Nearly a decade after laying the foundation, Hamburg’s new concert hall finally opened in January 2017 right along the harbor in HafenCity. The Elbphilharmonie is currently the tallest building in Hamburg as well as one of the largest concert halls in the world.
In addition to a world class concert hall, the building also houses a luxury hotel. But you can visit the Elbphilharmonie without breaking the bank — or spending any money at all, in fact. The building has a viewing plaza that is open to the public. From the open air observation area you can get a 360-degree view of the city: the Speicherstadt, the cargo in the modern container city, and all up and down the Elbe River.
Fischmarkt (Fish Market)
The Fischmarkt tradition began all the way back in 1703. It shows no signs of slowing down. The building itself is from around 1895 and renovated in the early 1980s. Today it is recognized as a cultural heritage monument.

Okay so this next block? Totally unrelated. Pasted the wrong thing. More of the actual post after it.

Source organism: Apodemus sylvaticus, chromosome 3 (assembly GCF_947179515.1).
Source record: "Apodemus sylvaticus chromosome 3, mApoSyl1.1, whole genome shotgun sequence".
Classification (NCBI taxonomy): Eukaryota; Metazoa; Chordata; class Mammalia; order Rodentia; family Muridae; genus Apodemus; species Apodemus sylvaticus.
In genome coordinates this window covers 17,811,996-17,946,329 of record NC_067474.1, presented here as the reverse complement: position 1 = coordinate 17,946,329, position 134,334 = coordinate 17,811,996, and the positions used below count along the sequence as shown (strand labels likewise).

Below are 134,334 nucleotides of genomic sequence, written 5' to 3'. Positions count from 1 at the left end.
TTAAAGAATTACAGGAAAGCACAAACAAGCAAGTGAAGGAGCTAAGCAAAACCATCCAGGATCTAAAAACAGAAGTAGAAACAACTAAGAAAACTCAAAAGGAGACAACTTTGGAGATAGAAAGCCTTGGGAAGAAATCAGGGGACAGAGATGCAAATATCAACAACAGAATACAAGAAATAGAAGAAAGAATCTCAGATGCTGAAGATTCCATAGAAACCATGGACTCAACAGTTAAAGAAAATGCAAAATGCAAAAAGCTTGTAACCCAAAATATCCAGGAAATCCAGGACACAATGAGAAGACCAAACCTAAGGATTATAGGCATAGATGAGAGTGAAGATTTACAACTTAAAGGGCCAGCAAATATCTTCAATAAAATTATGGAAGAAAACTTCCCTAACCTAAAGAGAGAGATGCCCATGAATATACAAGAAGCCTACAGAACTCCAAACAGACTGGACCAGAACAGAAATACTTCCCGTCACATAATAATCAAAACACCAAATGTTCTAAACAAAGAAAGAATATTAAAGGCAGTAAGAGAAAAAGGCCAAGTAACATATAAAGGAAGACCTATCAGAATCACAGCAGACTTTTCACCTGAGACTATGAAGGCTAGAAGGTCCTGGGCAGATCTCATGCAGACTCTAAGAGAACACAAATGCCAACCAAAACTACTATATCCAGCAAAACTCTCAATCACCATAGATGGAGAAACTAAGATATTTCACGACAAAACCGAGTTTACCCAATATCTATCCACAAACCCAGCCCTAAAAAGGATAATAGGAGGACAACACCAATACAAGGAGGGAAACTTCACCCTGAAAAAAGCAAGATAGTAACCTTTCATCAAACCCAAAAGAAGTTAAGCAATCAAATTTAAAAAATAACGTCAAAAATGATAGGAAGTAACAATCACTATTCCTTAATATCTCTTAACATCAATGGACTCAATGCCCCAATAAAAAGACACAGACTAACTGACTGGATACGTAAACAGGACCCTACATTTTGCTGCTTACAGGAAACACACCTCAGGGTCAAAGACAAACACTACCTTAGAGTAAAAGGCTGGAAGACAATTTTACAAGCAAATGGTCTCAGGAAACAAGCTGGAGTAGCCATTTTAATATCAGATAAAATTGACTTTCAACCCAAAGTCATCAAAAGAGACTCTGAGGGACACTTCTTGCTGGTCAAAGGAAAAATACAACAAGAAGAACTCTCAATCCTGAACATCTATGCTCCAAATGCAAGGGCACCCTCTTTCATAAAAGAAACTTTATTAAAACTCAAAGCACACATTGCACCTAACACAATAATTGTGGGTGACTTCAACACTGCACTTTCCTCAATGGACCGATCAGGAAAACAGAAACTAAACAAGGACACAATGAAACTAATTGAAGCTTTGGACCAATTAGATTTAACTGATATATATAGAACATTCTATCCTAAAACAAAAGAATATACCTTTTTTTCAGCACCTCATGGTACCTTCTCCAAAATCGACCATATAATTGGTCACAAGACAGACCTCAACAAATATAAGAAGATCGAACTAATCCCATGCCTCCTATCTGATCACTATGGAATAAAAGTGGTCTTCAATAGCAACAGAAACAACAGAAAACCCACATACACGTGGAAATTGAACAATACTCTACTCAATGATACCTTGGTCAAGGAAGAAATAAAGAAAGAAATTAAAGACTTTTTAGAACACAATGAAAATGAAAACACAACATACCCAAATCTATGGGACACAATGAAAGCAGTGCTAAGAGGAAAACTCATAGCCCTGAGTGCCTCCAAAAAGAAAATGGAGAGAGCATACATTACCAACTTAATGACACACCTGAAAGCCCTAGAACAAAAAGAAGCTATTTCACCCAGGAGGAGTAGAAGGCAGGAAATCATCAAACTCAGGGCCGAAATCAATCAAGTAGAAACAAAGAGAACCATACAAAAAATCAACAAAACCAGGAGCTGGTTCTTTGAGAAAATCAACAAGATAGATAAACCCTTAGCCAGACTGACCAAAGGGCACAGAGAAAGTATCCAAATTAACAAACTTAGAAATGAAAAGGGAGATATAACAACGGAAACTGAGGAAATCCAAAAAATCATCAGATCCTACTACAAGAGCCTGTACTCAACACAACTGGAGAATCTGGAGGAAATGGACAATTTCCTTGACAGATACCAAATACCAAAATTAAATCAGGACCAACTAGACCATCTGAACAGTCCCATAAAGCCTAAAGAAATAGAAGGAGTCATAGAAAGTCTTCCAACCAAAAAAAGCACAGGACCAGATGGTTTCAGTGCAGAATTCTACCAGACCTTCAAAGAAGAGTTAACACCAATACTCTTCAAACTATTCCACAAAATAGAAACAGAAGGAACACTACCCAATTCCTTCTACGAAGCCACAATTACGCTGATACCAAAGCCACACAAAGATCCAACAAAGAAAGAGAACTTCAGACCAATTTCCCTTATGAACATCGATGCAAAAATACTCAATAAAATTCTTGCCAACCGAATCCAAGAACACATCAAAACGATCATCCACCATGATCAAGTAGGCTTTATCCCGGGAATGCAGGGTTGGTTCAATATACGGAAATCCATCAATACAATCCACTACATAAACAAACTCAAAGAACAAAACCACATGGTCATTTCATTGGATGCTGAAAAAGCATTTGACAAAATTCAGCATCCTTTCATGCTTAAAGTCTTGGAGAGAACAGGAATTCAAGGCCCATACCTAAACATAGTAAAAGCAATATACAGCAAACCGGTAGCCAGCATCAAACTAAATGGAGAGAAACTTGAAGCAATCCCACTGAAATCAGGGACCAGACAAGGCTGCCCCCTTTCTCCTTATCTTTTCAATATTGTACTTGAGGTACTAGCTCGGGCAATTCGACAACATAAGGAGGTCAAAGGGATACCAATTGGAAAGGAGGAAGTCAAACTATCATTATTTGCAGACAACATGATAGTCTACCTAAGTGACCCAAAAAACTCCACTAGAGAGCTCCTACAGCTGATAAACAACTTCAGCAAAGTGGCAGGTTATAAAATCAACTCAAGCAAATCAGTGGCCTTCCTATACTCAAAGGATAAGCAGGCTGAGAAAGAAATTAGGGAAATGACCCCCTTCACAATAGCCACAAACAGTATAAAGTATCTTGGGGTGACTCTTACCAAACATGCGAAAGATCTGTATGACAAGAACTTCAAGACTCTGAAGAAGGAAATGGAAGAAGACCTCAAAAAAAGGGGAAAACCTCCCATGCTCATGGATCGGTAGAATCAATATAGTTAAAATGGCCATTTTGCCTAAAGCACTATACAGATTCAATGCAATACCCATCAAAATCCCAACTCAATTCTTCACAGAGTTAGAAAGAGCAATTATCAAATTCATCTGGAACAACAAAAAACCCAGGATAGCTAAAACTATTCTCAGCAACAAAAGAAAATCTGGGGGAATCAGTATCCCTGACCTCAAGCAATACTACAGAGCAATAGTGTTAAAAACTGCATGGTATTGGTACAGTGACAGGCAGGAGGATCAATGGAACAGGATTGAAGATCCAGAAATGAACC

Every Sunday morning bright and early in a beautiful historic building along the Elbe, the Altonaer Fischmarkt opens. Tourists flock to watch fishmongers, salesman and fish buyers as they keep a longstanding tradition alive. At the Fischmarkt you aren’t limited to only fish. You can also find produce and meats. It’s a lively atmosphere that you’re sure to remember.
Year round there are ships docked at the harbor that tourists can visit. Whether you’re interested in tall ships, freighters or submarines, there is a boat (or two) for you.
There are several notable vessels-turned-museums that you can visit. There’s the Cap San Diego, the last of a series of fast cargo ships; the U-434, a Russian submarine that is one of the largest non-atomic submarines in the world; and the Rickmer Rickmers, a three-masted tall ship that’s more than a century old.
Spend the Night and explore Hamburg, Germany.
All photos are my own.